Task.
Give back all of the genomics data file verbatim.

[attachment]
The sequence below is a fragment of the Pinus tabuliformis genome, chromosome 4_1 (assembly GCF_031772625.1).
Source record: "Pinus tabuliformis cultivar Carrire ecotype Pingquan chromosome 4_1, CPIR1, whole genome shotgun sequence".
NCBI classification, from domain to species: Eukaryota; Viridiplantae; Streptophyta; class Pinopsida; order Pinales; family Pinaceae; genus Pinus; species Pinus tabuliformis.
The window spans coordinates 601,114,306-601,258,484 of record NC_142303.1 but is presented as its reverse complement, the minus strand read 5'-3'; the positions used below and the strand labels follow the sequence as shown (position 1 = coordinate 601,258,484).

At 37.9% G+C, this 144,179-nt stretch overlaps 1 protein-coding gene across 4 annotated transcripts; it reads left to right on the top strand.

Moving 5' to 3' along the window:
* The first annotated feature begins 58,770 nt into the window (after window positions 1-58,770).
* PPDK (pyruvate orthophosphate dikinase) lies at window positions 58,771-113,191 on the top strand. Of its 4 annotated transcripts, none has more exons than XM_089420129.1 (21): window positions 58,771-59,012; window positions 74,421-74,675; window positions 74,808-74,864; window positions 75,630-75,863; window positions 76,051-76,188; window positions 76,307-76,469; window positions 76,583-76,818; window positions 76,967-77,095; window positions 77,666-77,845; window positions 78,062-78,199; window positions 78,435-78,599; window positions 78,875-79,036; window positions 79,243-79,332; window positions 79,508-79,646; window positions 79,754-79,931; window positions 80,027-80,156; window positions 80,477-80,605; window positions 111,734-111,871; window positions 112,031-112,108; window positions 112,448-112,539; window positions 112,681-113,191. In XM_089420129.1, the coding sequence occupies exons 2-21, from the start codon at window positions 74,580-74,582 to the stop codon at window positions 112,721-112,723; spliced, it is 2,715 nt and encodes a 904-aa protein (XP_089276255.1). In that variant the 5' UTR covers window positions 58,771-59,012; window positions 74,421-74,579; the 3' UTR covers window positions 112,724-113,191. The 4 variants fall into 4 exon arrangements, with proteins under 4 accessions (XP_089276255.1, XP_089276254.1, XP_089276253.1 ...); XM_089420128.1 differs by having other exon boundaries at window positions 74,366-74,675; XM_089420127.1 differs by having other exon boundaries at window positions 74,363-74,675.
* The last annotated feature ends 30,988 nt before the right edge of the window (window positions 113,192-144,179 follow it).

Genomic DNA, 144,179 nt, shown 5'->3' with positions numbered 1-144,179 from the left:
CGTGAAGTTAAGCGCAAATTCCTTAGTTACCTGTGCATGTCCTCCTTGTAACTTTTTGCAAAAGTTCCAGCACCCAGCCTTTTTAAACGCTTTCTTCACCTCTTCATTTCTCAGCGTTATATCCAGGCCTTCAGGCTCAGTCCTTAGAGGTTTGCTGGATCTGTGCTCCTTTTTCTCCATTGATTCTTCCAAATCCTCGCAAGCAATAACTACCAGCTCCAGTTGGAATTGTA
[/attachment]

The sequence below is a fragment of the Pinus tabuliformis genome, chromosome 4_1 (assembly GCF_031772625.1).
Source record: "Pinus tabuliformis cultivar Carrire ecotype Pingquan chromosome 4_1, CPIR1, whole genome shotgun sequence".
NCBI classification, from domain to species: Eukaryota; Viridiplantae; Streptophyta; class Pinopsida; order Pinales; family Pinaceae; genus Pinus; species Pinus tabuliformis.
The window spans coordinates 601,114,306-601,258,484 of record NC_142303.1 but is presented as its reverse complement, the minus strand read 5'-3'; the positions used below and the strand labels follow the sequence as shown (position 1 = coordinate 601,258,484).

At 37.9% G+C, this 144,179-nt stretch overlaps 1 protein-coding gene across 4 annotated transcripts; it reads left to right on the top strand.

Moving 5' to 3' along the window:
* The first annotated feature begins 58,770 nt into the window (after window positions 1-58,770).
* PPDK (pyruvate orthophosphate dikinase) lies at window positions 58,771-113,191 on the top strand. Of its 4 annotated transcripts, none has more exons than XM_089420129.1 (21): window positions 58,771-59,012; window positions 74,421-74,675; window positions 74,808-74,864; window positions 75,630-75,863; window positions 76,051-76,188; window positions 76,307-76,469; window positions 76,583-76,818; window positions 76,967-77,095; window positions 77,666-77,845; window positions 78,062-78,199; window positions 78,435-78,599; window positions 78,875-79,036; window positions 79,243-79,332; window positions 79,508-79,646; window positions 79,754-79,931; window positions 80,027-80,156; window positions 80,477-80,605; window positions 111,734-111,871; window positions 112,031-112,108; window positions 112,448-112,539; window positions 112,681-113,191. In XM_089420129.1, the coding sequence occupies exons 2-21, from the start codon at window positions 74,580-74,582 to the stop codon at window positions 112,721-112,723; spliced, it is 2,715 nt and encodes a 904-aa protein (XP_089276255.1). In that variant the 5' UTR covers window positions 58,771-59,012; window positions 74,421-74,579; the 3' UTR covers window positions 112,724-113,191. The 4 variants fall into 4 exon arrangements, with proteins under 4 accessions (XP_089276255.1, XP_089276254.1, XP_089276253.1 ...); XM_089420128.1 differs by having other exon boundaries at window positions 74,366-74,675; XM_089420127.1 differs by having other exon boundaries at window positions 74,363-74,675.
* The last annotated feature ends 30,988 nt before the right edge of the window (window positions 113,192-144,179 follow it).

Genomic DNA, 144,179 nt, shown 5'->3' with positions numbered 1-144,179 from the left:
CGTGAAGTTAAGCGCAAATTCCTTAGTTACCTGTGCATGTCCTCCTTGTAACTTTTTGCAAAAGTTCCAGCACCCAGCCTTTTTAAACGCTTTCTTCACCTCTTCATTTCTCAGCGTTATATCCAGGCCTTCAGGCTCAGTCCTTAGAGGTTTGCTGGATCTGTGCTCCTTTTTCTCCATTGATTCTTCCAAATCCTCGCAAGCAATAACTACCAGCTCCAGTTGGAATTGTA